“there they arrive one by one,
a million with another million,
all the bees arrive to die
until the earth is covered
in great yellow mountains.
I will never forget their fragrance.”
In 1974, thinking about mountains of dead bees in their millions was a metaphor, devoid of horror. In Neruda’s imagination, they were dying of sweetness, not neonictinoids. Gigantic corporations didn’t call them thieves for gathering their yellow grains of genetic code, in violation of trade monopolies, and scattering them across property lines in violation of privatization.
Their fragrant expiring didn’t signal the fracture of the natural world, famines,
crop failures, barren gardens. This summer the squashes in my garden bloomed, but never made fruit. I saw only one large bumblebee all summer, in spite of all the offerings we planted, and their absence filled me with fear.
My brother Ricardo has pointed out to me how so many of the online campaigns to save the bees focus on the work they do for us, as if we were the privileged rich and they were an exploited immigrant nation, toiling in our fields to fertilize the dinner table, worthy of saving only so that we can eat.
But the bees are their own golden beings, orbiting their flowering planet. I remember them, traveling the paths of the air, spiraling in slow grace through the pollen dusted petals of nasturtiums, hibiscus, gladioli, or in bullet fast furious beeline, spending their rough bright bodies in defense of the hive. How the intricate calligraphy of their dancing unfurled across the morning like a scroll, how they were not there for us, but with us, how they spread fertility to orchards, wildflowers, and inedible shrubs, without regard for our hungers.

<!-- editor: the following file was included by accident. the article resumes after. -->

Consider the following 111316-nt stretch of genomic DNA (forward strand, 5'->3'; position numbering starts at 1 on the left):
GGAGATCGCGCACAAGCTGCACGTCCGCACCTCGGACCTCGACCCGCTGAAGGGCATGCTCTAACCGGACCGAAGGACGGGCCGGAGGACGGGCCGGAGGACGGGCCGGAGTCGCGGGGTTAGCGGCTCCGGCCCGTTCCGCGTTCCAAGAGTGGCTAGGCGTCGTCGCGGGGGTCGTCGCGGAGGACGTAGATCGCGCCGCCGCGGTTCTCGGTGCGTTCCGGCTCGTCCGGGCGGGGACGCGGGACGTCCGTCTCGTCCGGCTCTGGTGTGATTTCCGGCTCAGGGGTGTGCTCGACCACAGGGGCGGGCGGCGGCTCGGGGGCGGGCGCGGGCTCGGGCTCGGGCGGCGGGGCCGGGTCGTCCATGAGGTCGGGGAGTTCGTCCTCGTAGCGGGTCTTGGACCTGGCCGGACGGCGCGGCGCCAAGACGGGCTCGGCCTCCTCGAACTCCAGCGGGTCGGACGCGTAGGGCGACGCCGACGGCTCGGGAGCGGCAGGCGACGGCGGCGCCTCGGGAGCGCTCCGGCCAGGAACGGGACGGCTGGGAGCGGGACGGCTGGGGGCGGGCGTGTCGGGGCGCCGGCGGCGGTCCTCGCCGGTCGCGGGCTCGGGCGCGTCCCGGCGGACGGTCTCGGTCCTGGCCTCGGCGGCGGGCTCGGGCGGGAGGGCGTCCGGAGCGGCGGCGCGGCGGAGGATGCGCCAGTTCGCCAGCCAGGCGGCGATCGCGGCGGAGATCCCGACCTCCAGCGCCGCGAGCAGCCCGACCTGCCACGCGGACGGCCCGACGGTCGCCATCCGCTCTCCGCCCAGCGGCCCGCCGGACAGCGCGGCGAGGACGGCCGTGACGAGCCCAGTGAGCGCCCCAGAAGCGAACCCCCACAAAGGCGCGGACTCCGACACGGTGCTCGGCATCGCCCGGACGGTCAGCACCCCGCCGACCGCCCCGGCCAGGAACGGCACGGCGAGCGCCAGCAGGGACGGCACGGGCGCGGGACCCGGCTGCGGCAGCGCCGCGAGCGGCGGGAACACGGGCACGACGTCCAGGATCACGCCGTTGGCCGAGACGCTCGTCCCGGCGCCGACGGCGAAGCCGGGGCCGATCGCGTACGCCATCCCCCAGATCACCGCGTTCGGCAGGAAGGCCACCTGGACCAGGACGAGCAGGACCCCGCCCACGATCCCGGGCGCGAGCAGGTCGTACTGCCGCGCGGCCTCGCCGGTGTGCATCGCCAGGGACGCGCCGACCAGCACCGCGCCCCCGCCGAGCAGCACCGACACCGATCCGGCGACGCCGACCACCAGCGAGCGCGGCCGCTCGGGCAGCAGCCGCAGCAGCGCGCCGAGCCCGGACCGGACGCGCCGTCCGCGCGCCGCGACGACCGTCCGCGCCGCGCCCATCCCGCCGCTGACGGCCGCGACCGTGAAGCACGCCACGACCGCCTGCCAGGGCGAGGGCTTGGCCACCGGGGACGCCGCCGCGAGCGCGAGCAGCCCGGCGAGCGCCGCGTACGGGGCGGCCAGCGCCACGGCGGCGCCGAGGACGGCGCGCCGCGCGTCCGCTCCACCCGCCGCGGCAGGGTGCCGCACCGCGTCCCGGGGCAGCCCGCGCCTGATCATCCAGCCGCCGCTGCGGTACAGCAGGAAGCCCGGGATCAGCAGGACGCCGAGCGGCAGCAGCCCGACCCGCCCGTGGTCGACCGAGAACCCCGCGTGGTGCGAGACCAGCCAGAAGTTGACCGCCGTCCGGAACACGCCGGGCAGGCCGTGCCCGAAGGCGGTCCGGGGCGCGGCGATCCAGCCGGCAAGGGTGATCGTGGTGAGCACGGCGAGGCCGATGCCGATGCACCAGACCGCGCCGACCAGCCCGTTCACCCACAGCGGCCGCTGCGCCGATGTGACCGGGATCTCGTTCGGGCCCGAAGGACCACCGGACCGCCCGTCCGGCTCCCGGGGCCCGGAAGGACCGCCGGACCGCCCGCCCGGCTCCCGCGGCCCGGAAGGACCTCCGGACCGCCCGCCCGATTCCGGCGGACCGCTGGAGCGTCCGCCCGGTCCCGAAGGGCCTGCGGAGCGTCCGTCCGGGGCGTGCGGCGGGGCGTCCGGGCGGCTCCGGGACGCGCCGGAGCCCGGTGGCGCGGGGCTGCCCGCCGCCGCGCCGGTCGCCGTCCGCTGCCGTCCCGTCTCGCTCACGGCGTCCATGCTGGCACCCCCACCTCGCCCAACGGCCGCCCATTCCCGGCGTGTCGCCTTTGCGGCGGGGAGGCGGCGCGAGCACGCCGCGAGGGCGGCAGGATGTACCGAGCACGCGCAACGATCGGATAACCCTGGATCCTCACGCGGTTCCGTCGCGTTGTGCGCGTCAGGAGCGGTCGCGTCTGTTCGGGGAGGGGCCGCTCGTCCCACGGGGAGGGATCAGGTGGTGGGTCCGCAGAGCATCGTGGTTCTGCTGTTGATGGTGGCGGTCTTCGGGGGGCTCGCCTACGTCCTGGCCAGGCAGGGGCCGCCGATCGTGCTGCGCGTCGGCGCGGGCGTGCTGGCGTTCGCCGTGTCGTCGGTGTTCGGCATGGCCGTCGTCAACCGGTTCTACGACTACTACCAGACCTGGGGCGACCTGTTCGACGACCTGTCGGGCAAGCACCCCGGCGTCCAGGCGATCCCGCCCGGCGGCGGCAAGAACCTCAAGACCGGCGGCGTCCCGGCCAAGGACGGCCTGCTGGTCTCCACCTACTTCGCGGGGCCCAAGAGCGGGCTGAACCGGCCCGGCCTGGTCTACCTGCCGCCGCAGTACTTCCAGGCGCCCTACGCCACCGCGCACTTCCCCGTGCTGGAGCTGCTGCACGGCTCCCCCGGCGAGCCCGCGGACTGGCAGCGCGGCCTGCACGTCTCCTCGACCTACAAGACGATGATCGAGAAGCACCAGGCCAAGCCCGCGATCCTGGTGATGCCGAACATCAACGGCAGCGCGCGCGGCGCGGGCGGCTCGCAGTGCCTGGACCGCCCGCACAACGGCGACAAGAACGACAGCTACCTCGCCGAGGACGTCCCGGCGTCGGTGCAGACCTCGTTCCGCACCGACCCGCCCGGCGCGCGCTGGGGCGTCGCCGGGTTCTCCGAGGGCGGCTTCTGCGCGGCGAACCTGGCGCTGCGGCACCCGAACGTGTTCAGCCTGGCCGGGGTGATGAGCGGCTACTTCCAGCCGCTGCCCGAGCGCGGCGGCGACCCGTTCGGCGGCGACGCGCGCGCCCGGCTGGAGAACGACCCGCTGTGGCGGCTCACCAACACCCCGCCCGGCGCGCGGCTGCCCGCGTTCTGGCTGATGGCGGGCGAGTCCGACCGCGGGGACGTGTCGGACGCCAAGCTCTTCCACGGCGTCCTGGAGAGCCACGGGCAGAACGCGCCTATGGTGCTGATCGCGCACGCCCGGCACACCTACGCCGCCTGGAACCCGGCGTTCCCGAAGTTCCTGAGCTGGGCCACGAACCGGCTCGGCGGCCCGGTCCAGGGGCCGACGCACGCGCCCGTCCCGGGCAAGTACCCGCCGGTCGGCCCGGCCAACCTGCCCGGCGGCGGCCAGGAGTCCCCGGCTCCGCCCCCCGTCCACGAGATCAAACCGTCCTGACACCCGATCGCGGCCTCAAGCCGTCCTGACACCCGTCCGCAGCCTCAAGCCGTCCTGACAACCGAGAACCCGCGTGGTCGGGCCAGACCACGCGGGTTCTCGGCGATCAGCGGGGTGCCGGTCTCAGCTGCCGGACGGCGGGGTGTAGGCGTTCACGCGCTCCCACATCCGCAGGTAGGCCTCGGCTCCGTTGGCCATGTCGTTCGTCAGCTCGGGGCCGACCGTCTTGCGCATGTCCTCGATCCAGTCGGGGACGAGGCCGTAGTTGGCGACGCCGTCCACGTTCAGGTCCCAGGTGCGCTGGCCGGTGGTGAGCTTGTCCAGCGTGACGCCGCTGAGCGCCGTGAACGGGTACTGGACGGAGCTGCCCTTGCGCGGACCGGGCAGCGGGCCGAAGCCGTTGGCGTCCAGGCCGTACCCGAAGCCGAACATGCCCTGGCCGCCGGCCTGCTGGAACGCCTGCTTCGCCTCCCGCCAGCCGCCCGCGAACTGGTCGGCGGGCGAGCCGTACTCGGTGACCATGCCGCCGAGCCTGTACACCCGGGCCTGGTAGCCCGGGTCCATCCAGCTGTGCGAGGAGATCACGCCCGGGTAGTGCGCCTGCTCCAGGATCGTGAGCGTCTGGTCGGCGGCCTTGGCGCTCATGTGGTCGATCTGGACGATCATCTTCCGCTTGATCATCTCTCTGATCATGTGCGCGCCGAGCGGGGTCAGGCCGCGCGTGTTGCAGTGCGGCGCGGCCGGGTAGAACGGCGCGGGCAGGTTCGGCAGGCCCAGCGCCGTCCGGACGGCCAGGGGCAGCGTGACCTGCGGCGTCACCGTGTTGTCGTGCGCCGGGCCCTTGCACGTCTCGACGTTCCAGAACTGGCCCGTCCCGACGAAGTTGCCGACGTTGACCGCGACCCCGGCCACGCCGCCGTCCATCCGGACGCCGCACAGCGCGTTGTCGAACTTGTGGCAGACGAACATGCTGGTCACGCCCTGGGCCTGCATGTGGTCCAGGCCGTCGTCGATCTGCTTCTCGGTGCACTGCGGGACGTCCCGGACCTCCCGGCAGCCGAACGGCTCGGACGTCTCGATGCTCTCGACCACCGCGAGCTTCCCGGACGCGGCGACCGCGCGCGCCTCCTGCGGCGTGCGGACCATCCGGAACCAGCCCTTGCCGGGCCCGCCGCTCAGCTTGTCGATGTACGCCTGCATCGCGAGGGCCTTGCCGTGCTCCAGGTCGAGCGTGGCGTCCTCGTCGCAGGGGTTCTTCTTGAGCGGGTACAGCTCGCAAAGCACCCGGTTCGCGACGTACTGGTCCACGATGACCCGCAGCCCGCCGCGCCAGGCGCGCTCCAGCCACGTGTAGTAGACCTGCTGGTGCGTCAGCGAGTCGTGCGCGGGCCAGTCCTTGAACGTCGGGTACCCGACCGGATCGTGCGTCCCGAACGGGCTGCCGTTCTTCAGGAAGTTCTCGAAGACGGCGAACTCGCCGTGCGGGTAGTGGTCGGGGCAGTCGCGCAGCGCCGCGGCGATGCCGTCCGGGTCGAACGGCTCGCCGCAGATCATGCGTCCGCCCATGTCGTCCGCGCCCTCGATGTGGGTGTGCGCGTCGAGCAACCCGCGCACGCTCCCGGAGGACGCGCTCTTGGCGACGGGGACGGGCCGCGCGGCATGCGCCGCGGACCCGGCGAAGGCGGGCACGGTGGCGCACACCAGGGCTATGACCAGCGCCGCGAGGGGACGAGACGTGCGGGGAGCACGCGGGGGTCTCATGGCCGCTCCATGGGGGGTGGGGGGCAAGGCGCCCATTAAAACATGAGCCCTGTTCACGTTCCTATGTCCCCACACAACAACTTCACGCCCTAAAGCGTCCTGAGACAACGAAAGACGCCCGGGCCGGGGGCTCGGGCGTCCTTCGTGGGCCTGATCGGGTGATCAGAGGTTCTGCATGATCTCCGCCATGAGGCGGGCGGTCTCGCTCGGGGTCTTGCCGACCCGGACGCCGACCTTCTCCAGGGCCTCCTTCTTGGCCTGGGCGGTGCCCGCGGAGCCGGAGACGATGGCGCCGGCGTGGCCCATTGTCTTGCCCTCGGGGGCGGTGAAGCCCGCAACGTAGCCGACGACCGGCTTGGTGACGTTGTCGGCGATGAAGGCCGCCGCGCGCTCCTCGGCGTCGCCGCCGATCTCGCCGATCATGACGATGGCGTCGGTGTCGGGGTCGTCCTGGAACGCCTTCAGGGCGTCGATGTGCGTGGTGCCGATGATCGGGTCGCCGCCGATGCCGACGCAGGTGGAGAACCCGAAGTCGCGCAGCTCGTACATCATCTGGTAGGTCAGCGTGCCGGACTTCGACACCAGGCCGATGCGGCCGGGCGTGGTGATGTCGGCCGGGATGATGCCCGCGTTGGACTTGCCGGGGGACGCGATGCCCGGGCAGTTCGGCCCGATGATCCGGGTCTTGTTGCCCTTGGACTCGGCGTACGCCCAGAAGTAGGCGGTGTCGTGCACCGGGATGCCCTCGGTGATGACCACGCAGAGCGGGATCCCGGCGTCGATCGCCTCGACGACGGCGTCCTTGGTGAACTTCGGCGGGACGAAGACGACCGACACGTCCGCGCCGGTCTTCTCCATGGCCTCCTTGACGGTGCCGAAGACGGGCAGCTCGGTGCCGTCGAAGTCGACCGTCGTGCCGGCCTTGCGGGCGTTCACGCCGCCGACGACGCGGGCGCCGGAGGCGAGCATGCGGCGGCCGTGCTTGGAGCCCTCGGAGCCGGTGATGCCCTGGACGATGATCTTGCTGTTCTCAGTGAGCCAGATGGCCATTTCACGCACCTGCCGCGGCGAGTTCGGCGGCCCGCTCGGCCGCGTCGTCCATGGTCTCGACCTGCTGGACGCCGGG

They are a shining strand in the web of ecology, whose unraveling dooms us. They are sovereign nations facing extinction, and we have been here before. We must be their underground railroad, their sanctuary movement, their solidarity committee, blocking the roads that lead to their massacre, not because they could make the squash blossoms bear fruit, though that is part of their beauty, but because they exist, and like us, are being driven unjustly to their deaths.
How can I sleep? When I close my eyes, there is fire everywhere. The doctors who go among the wounded and dead in Gaza say they believe the Israeli military is using DIME weapons, Dense Inert Metal Explosives. These bombs explode into clouds of micro-shrapnel, fill the flesh of those within range with tiny particles of tungsten and nickel, heavy metals contaminating the injured, so that those who are not killed outright, who survive, perhaps with severed limbs, are infested with microscopic time bombs of cancer--of the connective tissue. They are shredding the webs of people's bodies.
A few nights ago, my father and I sat in front of my laptop computer and watched, with many other members of Jewish Voice for Peace, as the Presbyterian Church voted to divest from three U.S. companies who directly participate in and profit from the occupation; who make money from surveillance, repression, and the destruction of Palestinian homes and communities. The plan approved by the Presbyterian assembly also commits the church to positive investments and active efforts toward reconciliation. It is the product of a ten year process of soul searching, gathering information, and listening to other people about what we believe needs to happen. Jewish Voice for Peace, of which I am a proud member, and on whose advisory board I sit, has played an powerful part in that process. I believe that acts like this one help to create a necessary moral crisis, in which business as usual becomes intolerable to larger and larger numbers of people.
Aurora Levins Morales is a disabled and chronically ill, community supported writer, historian, artist and activist. It takes a village to keep her blogs coming. To become part of the village it takes, donate here.